Peruvian cuisine is garnering international fame around the world to the delight of Peruvians who are its biggest fans. But food fans might find some flavors reminiscent of a cuisine that took the world by storm a long time ago – Chinese food.
From the Peruvian capital Lima, CGTN's Dan Collyns took a closer look.
A master class in Peruvian cuisine with an oriental twist: Chefs from across Latin America are sharpening their skills and their taste buds at Lima's Cordon Bleu school. They are learning from one of the country's best Chinese-Peruvian chefs Patricia Chong. Her father was a chef in one of Peru's first Chinese restaurants in the early 20th century.
It's a type of restaurant you can find in any town in Peru known as Chifa.
"Chifa is word that was born here, it's Peruvian word that you won't hear anywhere else," Chong explained its origins. "It comes from the phrase Ze Fan or Chi Fan which means sit down at the table, come and eat. Dinner is served."
Chinese people have a long history in Peru. The first immigrants arrived more than 160 years ago as indentured workers. Little by little, their genes and influence spread throughout the country and nowhere is it more present than in Peruvian food.
"To me, it's a very balanced mix, it's had this success because Chifa food and Peruvian food has influences from such diverse cultures as Chinese, Japanese and Italian but it has arrived at its own blend of flavors," Chong told CGTN.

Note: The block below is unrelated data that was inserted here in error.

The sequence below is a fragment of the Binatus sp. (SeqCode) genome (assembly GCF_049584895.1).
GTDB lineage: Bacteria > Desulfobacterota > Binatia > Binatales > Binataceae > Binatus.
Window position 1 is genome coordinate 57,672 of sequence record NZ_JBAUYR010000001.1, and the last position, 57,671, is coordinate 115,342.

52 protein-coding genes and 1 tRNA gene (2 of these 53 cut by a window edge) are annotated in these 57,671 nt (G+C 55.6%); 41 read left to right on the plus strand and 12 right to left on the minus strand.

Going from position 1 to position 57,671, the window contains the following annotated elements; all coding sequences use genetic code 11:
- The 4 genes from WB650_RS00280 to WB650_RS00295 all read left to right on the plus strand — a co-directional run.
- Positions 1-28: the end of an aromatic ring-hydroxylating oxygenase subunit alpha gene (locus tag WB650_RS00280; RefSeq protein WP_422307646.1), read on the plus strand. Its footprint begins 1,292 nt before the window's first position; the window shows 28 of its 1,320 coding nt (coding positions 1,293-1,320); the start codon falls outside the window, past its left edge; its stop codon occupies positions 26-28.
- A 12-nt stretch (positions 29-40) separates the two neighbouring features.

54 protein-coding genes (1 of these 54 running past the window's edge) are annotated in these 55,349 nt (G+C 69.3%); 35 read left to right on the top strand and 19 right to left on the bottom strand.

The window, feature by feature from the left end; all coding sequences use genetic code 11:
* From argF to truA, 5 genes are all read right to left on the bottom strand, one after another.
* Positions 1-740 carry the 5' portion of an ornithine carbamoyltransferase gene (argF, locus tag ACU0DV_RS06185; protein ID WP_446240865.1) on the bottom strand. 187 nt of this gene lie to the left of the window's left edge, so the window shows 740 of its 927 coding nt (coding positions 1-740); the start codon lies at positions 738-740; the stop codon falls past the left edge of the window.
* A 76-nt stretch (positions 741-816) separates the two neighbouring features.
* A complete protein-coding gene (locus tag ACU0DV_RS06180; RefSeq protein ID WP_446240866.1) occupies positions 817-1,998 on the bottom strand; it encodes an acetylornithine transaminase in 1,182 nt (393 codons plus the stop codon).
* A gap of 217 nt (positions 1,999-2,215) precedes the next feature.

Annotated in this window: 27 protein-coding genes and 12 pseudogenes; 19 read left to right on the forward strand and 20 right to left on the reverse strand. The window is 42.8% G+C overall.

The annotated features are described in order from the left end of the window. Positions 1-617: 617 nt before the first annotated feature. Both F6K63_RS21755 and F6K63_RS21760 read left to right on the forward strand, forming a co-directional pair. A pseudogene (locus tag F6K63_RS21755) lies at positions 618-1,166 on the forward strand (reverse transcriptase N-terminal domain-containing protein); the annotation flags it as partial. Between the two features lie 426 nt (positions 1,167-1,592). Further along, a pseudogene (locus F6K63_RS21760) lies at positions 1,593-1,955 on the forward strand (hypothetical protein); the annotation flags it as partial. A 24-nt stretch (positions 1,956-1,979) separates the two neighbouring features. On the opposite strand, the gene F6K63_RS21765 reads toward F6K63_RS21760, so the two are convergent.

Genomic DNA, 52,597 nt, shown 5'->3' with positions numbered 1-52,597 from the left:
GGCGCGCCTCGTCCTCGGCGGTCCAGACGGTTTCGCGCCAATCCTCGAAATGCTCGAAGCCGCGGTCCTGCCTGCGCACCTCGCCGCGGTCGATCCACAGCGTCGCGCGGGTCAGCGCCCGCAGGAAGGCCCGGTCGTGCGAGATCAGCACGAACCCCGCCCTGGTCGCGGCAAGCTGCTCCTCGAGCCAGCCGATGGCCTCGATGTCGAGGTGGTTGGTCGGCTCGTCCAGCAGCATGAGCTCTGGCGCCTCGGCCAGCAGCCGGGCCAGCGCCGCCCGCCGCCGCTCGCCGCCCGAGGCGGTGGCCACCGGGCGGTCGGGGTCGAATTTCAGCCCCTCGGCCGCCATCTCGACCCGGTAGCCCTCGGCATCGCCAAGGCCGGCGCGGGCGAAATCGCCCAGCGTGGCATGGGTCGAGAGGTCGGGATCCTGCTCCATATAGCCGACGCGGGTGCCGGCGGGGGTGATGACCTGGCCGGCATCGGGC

Certain ingredients such as ginger or kion or soy sauce sillau are known in Peru by their Cantonese names. That's unique in the Spanish-speaking world. The influence is so strong, said Chong, that Peruvians often don't even notice.
It's not just Chinese flavors that have permeated Peru's now celebrated gastronomy but also cooking techniques such as stir-frying with a wok, which is common currency in any Peruvian kitchen.
As Peruvian cuisine is captivating the palates of people around the world, it owes part of that success to citizens of Chinese origin like Chong, who are known as Tusan.
"I feel very proud that – because of my Chinese roots – a technique so common in Chinese cuisine has entered so much into Peruvian culinary practices and become important," Chong said.
So, the next time you tuck into Chicken Tipa Kay or a Chaufa stir-fried rice, it's worth taking the time to taste its origins.